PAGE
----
We all intuitively know that having working systems in our business is fundamental to business success. But you may have wondered why that is the case. There are three abilities that having good systems gives you, and these abilities are the keys to business growth: repeatability, testability, and improvability.

Repeatability

The first ability granted by having good systems in your business is repeatability. Without systems, every time you or an employee goes to do something, it gets done a different way. It might be something small, like the formatting on an invoice, or something large, such as the calculations used to quote a major project. Either way, your clients will notice, and there will be constant arguments over the correct way to do things.

An example: Fresh out of school I worked in the local computer shop to pay my way through university. There were daily arguments over the correct price to quote a customer to visit their home and business and install a new modem for them. Should we charge for travel time? Should it be charged both ways? If we visited two customers, should we charge them as if we travelled from the office? Should we have a minimum charge of one hour, or just how long the job took? Should we have a fixed price for common services? The quoted price could vary from $50 to $250 depending on who answered the phone, and there was no guarantee this would actually be the price invoiced and charged, either. All because there was no written policy.

With a written policy or procedure, clients get the same treatment every time they interact with your business, and this makes them far more satisfied with the outcome, and more likely to return.

Testability

With some basic systems in your business and a few well-chosen key performance indicators, you can begin reasoning about your business in a logical way. This testability allows you to find the areas your business is lagging, and the areas your business is doing well.

For each system and subsystem in your business, ask the following two questions:

Is the policy or procedure being followed? If not, why not?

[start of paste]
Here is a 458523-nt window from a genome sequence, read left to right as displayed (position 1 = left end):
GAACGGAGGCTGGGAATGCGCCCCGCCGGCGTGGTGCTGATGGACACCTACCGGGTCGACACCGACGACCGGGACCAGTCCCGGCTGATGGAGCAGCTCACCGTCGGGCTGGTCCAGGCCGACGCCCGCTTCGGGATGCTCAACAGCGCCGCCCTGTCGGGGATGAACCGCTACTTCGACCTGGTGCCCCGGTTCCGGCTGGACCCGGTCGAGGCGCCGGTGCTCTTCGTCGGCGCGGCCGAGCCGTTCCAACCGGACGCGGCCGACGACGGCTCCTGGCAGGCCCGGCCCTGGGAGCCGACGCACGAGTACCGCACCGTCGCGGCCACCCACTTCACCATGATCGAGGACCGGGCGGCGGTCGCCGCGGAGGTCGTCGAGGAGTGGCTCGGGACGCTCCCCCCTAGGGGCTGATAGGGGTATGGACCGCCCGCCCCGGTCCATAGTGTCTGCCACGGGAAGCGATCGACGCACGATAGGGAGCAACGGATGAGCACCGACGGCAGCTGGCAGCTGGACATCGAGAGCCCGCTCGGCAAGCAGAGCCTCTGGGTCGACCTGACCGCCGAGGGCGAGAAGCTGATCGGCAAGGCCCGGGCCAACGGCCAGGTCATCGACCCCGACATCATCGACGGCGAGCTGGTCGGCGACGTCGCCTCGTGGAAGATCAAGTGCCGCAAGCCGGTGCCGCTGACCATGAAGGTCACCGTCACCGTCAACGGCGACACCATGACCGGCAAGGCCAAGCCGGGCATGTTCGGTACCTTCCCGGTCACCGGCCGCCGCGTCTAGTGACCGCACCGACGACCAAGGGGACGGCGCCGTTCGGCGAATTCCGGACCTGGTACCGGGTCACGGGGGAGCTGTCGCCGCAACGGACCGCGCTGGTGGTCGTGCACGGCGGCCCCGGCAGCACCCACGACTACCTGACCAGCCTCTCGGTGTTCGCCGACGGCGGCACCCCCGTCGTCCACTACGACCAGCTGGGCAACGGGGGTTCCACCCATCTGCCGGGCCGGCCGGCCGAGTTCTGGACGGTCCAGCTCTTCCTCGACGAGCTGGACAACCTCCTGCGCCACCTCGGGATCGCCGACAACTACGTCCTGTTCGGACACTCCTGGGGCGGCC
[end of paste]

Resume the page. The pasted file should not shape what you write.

If the policy or procedure is being followed with very few exceptions, move on to the next question. Otherwise, we need to dig a little deeper: why is it not being followed? There are a few options:

  • Employees are used to having free will and will rebel against the being told what to do. This is a people problem, but we’ll discuss one option below.
  • The other option (and the far more likely one too) is that the procedure needs improving before it’s ready to serve the needs of the business. By rebelling against the procedure, your employees are really telling you that it doesn’t meet the needs of the business enough of the time to be worth following.

Does this policy or procedure meet our KPIs?

Every single business has at least one KPI, whether it knows it or not: Profit. But other metrics are important to track as well, and they can help you track which areas of your business are working.

Let’s say you have a goal that your sales staff need to make ten new contacts per week so that there is sufficient work in the pipeline for the rest of your business. If this threshold isn’t being met, it’s time to figure out why. The first place to start is the systems.

Improvability

The third ability granted by having systems is improvability. Having repeatable results that you can test against benchmarks allows you to improve systems and test the improvements. No system can stay static forever. In our experience, internal growth or market forces make even the best businesses change at least some of their systems every few years (it’s the business’ mission or objective that stays much more fixed).

How do you improve systems? Start by asking the people who do the work, they probably know. A healthy organisation listens to feedback from people with boots on the ground (or fingers on the keyboard) and empowers those people to improve the whole organisation.

A healthy example: We’ve built software for organisations and it’s been deployed into production, ready to be used. After a week, a staff member using the software comes back to their manager and says “We love the software, but it needs this one button”. This feedback is passed back to us, we add the button to speed up their work, and their work-life is improved – a happier employee getting more done in less time because the system was improved to work for them.

Conclusion

Once you have systems and KPIs in your business, then the mantra of repeatability, testability and improvability should govern the reasoning and decision-making in your business. It allows you to offer a consistent product or service to your customers, find the problem areas in your business, and improve on them to enable sustainable growth.

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